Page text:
For better, for worse
Justifying the cost of a wedding can sometimes be a challenge. In the Independent on Sunday today, Informed Choice chartered financial planner Martin Bamford shares his views on giving gifts at weddings and the practicalities of splashing out on expensive weddings when you are already strapped for cash.
Discussing the idea of giving cash or vouchers to the happy couple, instead of buying a gift, Martin said:
“But many people are still uncomfortable with the idea of just handing over money, in which case travel vouchers could be a good choice. If the guests are family, the cash could be given in terms of a savings account or investment fund, but friends setting up a third-party account would probably get far too complex.”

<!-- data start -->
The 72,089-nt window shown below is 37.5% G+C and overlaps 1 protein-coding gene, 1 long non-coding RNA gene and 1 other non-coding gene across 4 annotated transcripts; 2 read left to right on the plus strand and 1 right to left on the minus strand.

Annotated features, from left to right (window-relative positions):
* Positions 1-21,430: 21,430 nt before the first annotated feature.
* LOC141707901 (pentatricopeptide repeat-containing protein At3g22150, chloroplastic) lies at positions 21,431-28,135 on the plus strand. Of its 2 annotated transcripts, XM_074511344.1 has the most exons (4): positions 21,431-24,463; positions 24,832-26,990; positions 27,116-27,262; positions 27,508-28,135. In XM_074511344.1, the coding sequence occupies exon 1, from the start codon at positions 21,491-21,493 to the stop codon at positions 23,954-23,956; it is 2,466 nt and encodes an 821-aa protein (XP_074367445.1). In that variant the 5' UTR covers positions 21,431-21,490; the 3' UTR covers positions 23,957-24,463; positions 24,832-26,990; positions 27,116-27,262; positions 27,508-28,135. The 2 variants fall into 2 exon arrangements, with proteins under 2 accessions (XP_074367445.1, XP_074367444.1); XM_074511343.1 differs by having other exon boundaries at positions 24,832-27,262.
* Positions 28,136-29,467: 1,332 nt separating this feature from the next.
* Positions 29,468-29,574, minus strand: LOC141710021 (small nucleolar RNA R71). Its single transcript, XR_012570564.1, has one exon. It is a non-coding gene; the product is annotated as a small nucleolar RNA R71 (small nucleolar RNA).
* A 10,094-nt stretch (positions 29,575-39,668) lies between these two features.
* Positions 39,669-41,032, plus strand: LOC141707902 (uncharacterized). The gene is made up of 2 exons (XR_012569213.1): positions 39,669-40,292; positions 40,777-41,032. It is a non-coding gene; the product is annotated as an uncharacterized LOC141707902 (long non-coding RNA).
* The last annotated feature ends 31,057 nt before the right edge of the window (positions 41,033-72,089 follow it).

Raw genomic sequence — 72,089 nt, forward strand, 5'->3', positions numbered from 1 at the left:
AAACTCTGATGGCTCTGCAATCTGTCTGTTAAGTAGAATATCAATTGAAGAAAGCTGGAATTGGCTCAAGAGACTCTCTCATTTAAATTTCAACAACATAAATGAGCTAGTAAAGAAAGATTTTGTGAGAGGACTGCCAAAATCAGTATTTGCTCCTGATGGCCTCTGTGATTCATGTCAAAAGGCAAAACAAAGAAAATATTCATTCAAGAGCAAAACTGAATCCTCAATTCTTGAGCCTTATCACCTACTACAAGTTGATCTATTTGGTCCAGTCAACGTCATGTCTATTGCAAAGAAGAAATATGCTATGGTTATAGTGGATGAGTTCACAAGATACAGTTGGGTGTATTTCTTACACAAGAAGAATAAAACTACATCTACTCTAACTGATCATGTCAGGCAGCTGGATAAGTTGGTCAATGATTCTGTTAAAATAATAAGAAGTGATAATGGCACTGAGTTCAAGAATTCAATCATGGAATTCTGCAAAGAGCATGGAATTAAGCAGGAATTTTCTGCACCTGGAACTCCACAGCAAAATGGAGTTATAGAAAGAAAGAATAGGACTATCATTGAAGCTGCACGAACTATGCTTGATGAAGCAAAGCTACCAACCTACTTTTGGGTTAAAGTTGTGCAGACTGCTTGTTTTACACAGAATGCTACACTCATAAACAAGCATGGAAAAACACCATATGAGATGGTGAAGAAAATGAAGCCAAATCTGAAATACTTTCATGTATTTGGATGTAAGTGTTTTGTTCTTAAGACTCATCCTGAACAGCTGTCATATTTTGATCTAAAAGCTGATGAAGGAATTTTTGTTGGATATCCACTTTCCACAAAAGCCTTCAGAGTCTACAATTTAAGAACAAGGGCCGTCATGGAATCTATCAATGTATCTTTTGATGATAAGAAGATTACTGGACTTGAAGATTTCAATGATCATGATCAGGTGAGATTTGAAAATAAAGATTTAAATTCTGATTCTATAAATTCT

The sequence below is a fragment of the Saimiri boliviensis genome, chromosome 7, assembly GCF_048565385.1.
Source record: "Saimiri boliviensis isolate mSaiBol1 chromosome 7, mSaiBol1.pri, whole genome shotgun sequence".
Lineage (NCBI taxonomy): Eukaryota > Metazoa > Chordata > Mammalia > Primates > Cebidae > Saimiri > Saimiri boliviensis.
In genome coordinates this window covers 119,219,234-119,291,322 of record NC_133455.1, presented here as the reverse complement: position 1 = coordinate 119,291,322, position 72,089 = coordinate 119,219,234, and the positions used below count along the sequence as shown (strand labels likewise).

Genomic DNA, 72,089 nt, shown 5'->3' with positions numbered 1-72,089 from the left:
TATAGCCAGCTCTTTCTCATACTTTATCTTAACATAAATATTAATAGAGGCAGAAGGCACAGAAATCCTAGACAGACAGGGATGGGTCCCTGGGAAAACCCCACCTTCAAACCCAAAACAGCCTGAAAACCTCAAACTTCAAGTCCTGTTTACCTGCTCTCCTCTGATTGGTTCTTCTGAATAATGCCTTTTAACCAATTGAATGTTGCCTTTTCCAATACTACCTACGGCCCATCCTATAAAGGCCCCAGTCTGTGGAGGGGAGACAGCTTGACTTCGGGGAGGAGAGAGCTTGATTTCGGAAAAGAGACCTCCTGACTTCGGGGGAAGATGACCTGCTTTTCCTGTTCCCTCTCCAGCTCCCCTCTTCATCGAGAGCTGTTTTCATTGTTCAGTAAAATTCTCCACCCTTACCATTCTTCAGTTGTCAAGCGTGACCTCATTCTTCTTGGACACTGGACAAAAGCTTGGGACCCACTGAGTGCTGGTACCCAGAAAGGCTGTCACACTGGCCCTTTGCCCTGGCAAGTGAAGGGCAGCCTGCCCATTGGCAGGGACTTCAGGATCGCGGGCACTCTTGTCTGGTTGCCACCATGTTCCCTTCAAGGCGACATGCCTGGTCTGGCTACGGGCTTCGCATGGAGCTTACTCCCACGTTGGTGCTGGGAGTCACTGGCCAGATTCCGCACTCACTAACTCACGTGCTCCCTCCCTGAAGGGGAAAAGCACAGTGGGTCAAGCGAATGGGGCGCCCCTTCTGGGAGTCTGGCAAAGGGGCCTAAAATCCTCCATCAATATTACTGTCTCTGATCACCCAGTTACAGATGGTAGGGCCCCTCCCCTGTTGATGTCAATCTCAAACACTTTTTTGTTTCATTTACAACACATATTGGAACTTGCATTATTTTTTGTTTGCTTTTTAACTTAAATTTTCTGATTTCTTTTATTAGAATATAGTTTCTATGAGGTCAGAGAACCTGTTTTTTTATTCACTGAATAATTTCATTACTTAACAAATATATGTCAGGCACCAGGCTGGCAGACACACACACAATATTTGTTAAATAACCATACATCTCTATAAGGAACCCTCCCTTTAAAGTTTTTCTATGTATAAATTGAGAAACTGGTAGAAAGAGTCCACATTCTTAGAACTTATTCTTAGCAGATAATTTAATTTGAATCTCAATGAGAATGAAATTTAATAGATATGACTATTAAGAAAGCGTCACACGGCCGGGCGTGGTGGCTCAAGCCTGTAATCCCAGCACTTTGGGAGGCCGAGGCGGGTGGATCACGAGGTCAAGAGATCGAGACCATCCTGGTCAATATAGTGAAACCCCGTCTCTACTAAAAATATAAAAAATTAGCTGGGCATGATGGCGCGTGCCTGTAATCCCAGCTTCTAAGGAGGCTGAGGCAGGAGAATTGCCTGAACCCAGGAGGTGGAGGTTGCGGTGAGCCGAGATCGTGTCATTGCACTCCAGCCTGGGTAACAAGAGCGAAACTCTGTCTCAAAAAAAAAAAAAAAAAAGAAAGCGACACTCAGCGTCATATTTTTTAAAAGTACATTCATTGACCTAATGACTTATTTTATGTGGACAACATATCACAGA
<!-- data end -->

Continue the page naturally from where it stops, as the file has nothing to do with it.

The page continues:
Mr Bamford also points out that such cash gifts are exempt from inheritance tax rules, as each parent can give up to £5,000 to a marrying child on or immediately after the day of the wedding, grandparents £2,500 and non-family £1,000, without it counting as part of the giver’s estate when the taxman calls, should the guest die within seven years of the big day. This is on top of the £3,000 a year that every individual is allowed to give for any reason.
Removing romance from the equation, Martin concluded his comments by saying:
“Taking love and romance out of the equation, weddings can be extremely expensive events,” he says. “If you’re struggling day to day and the housing ladder is a long way off, is it really worth spending what could be a deposit on a home on one day which will disappear in a flash, rather than create a solid foundation for your years together?”
You can read the article in full here.